Theocracy cartel dictatorships, authoritarian military martial rule or democracy held by honest accountability?


edit on 27-1-2011 by SeekerofTruth101 because: (no reason given)



posted on Jan, 27 2011 @ 02:27 AM
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Originally posted by macman
Not just for Egypt. I think this is the starting point for something bigger on the horizon.


It wont reach the USA



posted on Jan, 27 2011 @ 02:28 AM
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reply to post by autowrench
 


Actually for Egypt this could very well be the start of Muslim Brotherhood rule. Mubarak is of the Nationalist Party. The Muslim Brotherhood is an illegal organization in Egypt, and is actively persecuted by the Nationalist Party. It stands in opposition to the nationalists, and did make parliamentary gains in 2005 (everyone ran as an independent, due to the group's illegality, of course - Egypt, last bastion of Ottoman bureaucracy) but remain a rather minor political influence so long as Mubarak has kept a chokehold on the government.

If the Mubarak regime falls, the brotherhood will likely be ascendant; it's very popular in Egypt, though some of this might just be due to the "underground" nature of the organization.



posted on Jan, 27 2011 @ 02:29 AM
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Originally posted by Ben81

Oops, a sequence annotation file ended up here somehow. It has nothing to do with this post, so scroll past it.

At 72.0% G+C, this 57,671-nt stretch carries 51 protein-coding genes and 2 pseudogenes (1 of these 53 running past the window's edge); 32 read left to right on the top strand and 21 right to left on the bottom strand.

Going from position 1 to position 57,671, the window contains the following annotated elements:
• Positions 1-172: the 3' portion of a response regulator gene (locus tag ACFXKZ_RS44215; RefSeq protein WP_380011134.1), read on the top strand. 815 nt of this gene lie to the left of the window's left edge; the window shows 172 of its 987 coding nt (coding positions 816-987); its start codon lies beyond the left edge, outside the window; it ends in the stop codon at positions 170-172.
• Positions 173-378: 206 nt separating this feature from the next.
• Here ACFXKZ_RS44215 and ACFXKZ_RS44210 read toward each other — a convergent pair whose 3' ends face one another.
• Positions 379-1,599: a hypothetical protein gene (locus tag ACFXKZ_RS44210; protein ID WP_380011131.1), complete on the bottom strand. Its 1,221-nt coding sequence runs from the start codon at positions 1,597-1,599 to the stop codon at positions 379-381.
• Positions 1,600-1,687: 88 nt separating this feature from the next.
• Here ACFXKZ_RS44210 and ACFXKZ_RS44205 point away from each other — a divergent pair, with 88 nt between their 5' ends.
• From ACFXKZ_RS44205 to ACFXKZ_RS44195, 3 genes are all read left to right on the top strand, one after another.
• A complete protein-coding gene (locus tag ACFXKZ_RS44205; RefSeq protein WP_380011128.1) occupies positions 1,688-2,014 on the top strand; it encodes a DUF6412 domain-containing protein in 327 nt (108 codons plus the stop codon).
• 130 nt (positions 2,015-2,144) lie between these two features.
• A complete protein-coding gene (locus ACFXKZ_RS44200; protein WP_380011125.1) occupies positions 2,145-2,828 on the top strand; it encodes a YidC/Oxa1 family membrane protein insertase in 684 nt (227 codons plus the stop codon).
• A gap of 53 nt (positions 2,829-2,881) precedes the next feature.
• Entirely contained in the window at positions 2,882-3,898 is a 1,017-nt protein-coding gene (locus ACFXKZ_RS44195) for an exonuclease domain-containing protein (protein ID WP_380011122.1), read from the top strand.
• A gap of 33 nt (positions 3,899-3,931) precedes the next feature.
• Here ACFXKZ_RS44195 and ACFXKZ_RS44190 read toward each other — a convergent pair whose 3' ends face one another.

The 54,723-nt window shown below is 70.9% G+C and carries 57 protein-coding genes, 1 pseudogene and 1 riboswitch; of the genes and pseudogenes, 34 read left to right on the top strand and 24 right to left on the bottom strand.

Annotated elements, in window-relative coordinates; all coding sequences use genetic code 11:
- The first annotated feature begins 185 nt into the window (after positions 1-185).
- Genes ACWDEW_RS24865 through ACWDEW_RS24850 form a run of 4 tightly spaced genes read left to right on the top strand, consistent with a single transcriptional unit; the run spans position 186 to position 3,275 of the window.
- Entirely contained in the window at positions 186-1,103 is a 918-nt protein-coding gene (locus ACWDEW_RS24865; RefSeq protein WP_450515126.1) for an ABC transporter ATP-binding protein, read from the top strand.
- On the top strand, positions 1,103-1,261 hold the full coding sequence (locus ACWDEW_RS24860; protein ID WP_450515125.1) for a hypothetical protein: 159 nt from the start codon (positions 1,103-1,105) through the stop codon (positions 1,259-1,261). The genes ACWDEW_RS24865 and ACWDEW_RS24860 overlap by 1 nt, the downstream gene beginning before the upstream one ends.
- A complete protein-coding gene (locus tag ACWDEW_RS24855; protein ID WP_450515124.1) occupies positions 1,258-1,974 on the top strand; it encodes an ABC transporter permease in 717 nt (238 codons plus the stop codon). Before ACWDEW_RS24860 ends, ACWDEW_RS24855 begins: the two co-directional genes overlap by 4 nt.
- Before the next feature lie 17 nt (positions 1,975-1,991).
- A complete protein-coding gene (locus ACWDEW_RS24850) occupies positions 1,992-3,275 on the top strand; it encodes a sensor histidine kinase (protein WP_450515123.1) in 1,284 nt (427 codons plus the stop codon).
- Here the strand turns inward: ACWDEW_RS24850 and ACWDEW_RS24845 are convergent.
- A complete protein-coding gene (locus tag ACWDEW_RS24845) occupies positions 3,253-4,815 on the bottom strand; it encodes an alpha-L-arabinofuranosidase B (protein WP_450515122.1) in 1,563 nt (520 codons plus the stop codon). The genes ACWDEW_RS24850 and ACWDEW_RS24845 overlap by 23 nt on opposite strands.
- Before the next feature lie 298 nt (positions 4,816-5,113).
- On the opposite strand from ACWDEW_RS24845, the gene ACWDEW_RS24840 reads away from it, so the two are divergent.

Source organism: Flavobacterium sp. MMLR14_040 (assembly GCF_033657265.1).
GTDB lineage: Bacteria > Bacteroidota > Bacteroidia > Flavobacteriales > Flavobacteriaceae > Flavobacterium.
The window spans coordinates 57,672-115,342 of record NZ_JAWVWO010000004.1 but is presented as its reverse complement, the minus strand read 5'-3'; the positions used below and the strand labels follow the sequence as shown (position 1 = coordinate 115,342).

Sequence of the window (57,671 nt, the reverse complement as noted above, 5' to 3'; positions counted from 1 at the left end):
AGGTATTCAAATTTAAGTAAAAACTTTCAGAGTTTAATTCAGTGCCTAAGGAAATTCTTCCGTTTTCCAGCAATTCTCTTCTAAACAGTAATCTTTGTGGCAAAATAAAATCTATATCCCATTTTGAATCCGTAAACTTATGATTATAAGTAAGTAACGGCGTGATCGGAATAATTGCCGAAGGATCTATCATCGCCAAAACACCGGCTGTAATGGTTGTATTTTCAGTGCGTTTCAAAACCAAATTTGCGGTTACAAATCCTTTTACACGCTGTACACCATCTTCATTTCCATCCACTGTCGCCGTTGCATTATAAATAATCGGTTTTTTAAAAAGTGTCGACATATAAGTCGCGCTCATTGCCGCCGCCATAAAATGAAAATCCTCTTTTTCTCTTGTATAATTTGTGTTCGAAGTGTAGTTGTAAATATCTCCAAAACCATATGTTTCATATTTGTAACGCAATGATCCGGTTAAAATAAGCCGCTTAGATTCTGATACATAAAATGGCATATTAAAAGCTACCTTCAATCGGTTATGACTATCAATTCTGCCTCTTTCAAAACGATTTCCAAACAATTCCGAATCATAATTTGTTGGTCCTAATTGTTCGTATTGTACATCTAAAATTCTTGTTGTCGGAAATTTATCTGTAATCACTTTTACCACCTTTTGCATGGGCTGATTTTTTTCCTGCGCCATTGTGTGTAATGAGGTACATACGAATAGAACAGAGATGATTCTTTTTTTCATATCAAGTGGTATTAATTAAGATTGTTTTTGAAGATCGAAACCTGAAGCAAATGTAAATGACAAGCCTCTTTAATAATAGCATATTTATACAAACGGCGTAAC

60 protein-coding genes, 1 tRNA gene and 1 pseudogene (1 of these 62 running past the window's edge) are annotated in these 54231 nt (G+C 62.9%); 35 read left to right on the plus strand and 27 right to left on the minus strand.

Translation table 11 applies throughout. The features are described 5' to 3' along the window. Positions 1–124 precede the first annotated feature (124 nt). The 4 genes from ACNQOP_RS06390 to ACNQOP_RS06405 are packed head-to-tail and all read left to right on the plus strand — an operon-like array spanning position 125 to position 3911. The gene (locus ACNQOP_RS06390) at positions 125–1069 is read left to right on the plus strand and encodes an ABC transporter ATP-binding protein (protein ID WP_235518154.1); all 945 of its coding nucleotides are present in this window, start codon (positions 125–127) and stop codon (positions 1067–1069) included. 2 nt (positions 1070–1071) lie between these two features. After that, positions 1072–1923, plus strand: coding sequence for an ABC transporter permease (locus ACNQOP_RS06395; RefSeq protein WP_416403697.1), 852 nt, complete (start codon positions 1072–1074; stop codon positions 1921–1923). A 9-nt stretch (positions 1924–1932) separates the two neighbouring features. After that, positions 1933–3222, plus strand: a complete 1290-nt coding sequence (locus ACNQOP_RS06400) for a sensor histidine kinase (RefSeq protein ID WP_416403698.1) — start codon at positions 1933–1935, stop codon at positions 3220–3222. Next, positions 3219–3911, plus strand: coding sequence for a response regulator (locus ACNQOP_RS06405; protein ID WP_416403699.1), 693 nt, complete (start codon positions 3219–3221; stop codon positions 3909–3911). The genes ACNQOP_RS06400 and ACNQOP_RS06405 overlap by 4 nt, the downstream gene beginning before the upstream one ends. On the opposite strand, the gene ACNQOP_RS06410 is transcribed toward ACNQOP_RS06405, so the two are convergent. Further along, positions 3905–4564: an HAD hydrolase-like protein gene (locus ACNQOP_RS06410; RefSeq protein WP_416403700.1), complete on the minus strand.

First it was Tunisia .. then the Egyptian took exemple.. since this Tunisian revolution worked ... people know
they have the power... when unite... no government can stand in their way


Tunisia still has OLD regime in place inside the NEW government

Its not over for the Tunisian people



Whos the next country now to have a revolution ? USA


Definitely Not!

edit on 27-1-2011 by Ellen15 because: (no reason given)



posted on Jan, 27 2011 @ 02:38 AM
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moulana saleem ebrahim

Many of the Middle Eastern leaders are Dictators and sooner or later Dictatorships do fall. Ironically these Dictators were kept in power by western powers and served as puppets .Are we witnessing the upsetting of the apple cart .thank you


Source: globalvoicesonline.org...



posted on Jan, 27 2011 @ 02:40 AM
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Egypt Government (westerned supported) has now followed suit like Tunisia and blocked both Facebook and Twitter

Source: globalvoicesonline.org...



posted on Jan, 27 2011 @ 02:47 AM
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Originally posted by TheImmaculateD1
Lebanon first, Saudi Arabia next, Jordan is the most democratic in the entire region. Iran, Syria, Israel soon.


Iran and Israel are both more democratic than Jordan, and both are far more prosperous for the "common person" than Jordan. That said, the monarchy is very popular in Jordan. Popular revolt is unlikely unless the king drops dead, or suddenly falls completely off his rocker or something.

Syria is actually doing pretty well for itself, considering Assad still runs it as a soviet-style police state. It's politically and economically stable, and Assad himself is probably the most intelligent national head in the middle east.